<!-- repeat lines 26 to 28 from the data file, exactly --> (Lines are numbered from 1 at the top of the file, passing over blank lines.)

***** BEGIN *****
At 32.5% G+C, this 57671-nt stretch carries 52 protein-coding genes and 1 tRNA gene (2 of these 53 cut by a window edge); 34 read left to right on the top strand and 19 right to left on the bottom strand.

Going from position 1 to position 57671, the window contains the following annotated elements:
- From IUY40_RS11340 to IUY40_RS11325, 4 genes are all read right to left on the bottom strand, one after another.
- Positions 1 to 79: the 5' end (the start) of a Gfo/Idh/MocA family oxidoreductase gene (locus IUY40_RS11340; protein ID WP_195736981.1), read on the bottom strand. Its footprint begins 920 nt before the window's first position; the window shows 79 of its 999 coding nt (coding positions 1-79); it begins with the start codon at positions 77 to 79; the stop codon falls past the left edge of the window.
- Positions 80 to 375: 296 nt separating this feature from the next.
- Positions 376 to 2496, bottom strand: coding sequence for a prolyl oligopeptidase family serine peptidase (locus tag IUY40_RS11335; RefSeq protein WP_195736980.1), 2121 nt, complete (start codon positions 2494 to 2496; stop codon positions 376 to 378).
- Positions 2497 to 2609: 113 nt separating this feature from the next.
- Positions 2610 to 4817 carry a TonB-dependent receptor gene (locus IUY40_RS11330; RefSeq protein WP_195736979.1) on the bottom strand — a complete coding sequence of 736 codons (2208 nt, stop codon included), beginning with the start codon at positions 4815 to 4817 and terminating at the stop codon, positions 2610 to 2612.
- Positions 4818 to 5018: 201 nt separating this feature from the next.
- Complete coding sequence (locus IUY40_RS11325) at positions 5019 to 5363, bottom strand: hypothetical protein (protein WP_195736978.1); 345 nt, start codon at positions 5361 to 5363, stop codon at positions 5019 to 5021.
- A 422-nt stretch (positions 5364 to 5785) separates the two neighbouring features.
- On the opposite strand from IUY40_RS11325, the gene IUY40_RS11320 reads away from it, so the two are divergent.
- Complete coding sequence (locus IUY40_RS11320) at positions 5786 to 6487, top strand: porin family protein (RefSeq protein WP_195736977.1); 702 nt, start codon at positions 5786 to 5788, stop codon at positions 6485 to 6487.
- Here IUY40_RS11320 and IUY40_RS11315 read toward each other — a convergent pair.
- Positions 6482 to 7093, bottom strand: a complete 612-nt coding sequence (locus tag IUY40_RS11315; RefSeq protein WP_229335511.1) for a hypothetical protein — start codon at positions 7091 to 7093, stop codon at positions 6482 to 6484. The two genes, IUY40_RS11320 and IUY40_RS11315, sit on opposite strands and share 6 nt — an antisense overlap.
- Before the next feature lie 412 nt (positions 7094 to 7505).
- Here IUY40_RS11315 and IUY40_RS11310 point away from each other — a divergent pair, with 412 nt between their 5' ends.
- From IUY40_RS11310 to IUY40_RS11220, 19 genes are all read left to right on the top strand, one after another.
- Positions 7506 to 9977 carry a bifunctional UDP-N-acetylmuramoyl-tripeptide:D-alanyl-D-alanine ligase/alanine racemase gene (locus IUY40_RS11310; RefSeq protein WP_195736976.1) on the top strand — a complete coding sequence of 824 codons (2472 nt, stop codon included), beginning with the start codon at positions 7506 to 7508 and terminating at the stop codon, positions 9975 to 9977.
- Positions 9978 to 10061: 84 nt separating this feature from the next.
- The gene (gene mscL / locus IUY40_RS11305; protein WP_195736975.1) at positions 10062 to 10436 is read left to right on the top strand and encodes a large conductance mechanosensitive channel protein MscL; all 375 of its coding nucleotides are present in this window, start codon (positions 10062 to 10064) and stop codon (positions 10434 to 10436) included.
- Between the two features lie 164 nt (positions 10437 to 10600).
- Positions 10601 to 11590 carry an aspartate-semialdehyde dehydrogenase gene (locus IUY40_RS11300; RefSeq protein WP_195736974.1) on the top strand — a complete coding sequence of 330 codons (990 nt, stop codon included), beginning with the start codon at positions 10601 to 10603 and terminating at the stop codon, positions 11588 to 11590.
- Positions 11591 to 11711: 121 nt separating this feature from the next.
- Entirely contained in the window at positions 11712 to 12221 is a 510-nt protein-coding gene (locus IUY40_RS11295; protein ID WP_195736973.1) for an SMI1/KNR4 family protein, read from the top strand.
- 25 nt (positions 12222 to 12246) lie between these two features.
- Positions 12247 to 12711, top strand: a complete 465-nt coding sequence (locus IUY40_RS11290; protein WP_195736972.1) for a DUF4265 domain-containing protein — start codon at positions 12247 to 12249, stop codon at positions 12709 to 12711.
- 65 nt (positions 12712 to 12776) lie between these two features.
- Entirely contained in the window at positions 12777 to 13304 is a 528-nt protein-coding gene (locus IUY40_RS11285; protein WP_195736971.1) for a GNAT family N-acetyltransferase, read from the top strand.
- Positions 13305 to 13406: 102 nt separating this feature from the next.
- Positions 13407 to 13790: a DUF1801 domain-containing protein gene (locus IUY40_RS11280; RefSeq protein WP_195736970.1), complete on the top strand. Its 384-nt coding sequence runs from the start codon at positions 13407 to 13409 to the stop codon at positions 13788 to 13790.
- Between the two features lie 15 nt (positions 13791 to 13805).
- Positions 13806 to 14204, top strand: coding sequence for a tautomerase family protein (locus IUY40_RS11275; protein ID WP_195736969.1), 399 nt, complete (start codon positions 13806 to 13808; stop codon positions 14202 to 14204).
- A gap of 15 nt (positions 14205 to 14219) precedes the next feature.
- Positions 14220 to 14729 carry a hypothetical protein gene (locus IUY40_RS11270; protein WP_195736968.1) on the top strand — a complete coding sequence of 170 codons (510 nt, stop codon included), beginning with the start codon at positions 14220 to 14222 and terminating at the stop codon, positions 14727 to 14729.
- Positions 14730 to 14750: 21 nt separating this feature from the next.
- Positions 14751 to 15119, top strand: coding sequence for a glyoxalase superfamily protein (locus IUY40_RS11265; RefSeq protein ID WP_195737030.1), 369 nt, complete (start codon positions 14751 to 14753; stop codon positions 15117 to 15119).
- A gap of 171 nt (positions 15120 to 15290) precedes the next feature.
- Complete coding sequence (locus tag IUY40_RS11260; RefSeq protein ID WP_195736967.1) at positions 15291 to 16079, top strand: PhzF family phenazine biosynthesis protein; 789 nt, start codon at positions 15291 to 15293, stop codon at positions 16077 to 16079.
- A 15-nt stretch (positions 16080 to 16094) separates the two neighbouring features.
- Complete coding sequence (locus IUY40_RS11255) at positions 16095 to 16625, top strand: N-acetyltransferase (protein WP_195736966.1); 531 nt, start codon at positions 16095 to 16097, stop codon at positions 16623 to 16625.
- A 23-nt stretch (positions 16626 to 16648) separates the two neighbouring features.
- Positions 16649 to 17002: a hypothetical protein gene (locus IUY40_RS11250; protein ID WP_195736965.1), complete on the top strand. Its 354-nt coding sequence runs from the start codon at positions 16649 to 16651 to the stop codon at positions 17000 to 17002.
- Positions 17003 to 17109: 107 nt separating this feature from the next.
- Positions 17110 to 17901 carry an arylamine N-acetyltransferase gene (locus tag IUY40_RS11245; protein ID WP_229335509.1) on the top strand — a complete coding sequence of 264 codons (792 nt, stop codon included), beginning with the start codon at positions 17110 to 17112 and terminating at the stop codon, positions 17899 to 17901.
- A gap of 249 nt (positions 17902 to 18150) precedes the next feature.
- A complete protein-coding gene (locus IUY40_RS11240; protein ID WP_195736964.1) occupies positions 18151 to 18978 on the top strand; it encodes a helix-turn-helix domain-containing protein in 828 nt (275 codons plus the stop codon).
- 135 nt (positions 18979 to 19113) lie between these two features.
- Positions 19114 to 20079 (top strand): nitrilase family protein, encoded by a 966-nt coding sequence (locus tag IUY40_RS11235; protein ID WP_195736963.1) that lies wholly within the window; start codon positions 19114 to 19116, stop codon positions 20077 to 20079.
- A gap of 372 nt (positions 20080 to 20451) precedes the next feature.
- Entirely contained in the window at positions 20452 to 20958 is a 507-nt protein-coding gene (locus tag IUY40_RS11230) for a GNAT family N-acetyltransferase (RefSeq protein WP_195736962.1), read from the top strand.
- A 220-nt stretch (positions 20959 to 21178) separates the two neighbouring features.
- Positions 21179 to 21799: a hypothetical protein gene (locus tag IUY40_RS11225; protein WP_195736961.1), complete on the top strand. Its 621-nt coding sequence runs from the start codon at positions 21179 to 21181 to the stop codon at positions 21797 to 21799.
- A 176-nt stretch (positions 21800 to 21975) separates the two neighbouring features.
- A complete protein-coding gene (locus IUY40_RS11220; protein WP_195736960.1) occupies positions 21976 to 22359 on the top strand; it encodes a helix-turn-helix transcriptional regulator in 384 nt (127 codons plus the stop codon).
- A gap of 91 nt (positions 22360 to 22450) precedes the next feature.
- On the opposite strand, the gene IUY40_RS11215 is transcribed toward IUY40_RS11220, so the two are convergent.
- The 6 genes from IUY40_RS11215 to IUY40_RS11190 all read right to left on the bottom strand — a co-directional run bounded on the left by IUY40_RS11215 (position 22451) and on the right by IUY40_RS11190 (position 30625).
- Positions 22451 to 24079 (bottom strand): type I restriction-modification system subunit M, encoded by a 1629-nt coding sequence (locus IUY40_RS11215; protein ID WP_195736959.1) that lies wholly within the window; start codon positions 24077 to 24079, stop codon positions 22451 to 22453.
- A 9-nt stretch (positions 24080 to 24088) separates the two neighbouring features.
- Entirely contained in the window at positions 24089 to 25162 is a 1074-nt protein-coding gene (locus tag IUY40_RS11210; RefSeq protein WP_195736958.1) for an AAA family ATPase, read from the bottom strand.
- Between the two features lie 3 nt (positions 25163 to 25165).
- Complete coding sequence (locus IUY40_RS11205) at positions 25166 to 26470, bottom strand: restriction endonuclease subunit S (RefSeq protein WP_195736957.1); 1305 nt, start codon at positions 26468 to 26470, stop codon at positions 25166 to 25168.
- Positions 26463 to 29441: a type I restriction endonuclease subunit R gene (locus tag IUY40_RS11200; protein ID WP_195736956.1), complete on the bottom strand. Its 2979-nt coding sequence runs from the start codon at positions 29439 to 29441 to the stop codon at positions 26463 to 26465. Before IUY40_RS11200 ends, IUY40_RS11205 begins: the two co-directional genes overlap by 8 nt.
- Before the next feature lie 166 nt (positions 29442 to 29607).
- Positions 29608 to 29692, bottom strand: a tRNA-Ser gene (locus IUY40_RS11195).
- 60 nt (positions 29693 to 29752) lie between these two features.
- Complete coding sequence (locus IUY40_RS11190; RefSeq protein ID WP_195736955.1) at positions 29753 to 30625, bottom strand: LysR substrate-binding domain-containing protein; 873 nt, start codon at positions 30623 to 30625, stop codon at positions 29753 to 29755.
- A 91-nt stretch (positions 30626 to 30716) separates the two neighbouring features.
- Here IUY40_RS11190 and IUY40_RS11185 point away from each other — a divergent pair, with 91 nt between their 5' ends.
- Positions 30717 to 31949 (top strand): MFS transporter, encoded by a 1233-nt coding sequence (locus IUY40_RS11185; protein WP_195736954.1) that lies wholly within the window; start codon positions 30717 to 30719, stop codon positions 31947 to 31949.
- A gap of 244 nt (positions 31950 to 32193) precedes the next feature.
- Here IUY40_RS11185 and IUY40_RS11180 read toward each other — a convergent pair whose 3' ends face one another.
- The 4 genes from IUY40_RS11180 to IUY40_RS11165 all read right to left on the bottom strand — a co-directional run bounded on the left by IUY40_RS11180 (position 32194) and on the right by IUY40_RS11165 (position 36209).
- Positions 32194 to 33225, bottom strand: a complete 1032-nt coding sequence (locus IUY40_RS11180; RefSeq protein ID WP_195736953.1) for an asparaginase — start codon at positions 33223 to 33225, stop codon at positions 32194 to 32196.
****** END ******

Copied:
- 25 nt (positions 12222 to 12246) lie between these two features.
- Positions 12247 to 12711, top strand: a complete 465-nt coding sequence (locus IUY40_RS11290; protein WP_195736972.1) for a DUF4265 domain-containing protein — start codon at positions 12247 to 12249, stop codon at positions 12709 to 12711.
- 65 nt (positions 12712 to 12776) lie between these two features.